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Home Office in the media

Home Office in the media: Tuesday 24 September

Posted by: , Posted on: - Categories: Leading stories

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Today's leading stories include news that G4S will no longer run Brook House immigration removal centre and a call to ban the sale of pointed knives.

G4S contract

The BBC and Today programme report that the private firm G4S will no longer run Brook House immigration removal centre once the contract expires next year.

In a statement, the company said “this will allow us to give greater focus to our custody and rehabilitation business, where we operate four of the highest-rated prisons in England and Wales."

A Home Office spokesperson said:

It would be inappropriate to comment on an ongoing procurement process.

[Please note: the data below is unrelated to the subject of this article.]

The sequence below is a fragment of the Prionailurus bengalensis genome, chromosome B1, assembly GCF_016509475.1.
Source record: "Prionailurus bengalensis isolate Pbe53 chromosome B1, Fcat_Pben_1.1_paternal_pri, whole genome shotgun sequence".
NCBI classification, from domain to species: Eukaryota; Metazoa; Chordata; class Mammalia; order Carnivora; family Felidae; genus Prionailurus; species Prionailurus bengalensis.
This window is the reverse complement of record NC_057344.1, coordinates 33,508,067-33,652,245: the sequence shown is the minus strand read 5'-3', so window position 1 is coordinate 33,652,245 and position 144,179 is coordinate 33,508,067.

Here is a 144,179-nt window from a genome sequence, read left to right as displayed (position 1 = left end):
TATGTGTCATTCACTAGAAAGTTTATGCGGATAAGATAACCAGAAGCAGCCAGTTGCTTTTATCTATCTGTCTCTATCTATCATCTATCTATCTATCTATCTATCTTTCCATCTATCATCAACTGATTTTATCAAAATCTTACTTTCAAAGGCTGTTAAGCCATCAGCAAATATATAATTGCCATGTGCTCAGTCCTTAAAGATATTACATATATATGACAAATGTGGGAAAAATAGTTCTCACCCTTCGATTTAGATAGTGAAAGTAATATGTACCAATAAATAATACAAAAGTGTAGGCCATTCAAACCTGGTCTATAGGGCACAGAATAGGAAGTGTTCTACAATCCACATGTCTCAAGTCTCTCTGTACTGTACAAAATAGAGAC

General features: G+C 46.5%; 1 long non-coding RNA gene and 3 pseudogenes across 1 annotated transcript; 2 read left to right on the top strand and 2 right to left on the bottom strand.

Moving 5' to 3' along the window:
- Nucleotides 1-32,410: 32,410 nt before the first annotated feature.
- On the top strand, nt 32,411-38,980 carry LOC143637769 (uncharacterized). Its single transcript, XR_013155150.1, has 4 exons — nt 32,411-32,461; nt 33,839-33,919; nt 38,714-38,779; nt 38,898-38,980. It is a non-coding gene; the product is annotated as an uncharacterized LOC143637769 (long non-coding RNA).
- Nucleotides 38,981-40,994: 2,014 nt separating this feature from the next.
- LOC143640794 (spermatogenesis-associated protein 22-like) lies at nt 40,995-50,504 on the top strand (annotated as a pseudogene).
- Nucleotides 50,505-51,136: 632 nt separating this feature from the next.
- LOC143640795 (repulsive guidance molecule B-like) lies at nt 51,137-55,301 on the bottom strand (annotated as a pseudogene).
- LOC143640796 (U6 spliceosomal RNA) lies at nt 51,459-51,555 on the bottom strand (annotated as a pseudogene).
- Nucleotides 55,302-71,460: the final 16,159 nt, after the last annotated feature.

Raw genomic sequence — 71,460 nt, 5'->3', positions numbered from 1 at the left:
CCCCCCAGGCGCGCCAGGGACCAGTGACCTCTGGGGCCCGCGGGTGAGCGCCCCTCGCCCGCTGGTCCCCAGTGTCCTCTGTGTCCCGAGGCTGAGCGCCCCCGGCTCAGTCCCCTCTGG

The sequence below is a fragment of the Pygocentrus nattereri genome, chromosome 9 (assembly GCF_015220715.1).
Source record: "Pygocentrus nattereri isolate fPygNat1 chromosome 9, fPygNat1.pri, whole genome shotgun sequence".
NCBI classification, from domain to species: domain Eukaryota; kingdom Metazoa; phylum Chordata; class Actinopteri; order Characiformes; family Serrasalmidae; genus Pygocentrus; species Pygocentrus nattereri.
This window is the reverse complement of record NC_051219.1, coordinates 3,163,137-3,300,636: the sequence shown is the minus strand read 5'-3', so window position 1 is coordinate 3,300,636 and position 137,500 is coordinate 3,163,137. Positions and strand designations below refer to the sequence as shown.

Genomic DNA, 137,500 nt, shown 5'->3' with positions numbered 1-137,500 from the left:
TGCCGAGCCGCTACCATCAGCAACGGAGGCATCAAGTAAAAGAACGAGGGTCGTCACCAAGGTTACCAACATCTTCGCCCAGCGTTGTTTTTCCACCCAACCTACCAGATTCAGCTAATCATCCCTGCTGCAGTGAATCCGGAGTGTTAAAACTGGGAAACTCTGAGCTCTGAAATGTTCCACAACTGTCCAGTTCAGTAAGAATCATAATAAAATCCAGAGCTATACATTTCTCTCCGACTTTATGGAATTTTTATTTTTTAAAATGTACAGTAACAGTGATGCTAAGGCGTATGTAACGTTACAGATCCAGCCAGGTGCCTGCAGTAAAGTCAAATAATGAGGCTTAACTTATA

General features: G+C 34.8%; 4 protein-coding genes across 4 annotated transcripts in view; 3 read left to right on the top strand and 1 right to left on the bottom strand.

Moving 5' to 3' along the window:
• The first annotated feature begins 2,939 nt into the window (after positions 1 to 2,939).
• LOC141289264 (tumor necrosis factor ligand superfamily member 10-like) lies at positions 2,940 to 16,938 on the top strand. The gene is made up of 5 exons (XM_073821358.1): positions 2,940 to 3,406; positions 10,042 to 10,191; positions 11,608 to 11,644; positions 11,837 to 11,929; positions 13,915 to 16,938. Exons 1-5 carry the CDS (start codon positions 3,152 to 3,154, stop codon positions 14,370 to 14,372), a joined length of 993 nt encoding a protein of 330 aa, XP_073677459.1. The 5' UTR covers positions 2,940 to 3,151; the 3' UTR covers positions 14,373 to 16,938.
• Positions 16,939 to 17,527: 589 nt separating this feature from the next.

Ban on sale of pointed knives

A ban on the sale of pointed kitchen knives has been demanded by the Church of England as it says there is no reason for them in the modern world, the Telegraph reports.

In a letter to ministers - backed by a judge, top trauma doctors and psychiatrists, police and victims - Church of England bishops say re-designing domestic knives to give them rounded ends would combat knife crime by making “life-threatening” injuries “far less likely.”

In the coverage, the Bishop of Rochester, the Rt Rev James Langstaff – the lead signatory and Bishop to HM Prisons – cites a five-year study which found that 94 per cent of the sharp instrument used in homicides were kitchen knives.

A Home Office spokesperson said:

We are taking action to tackle the scourge of knife crime by giving police new powers to seize dangerous weapons, making it easier to use stop and search and recruiting 20,000 new officers over the next three years.

Our Offensive Weapons Act will also help to stop knives making their way onto our streets in the first place, and we continue to work with high street retailers to prevent the underage sales of knives both in stores and online.

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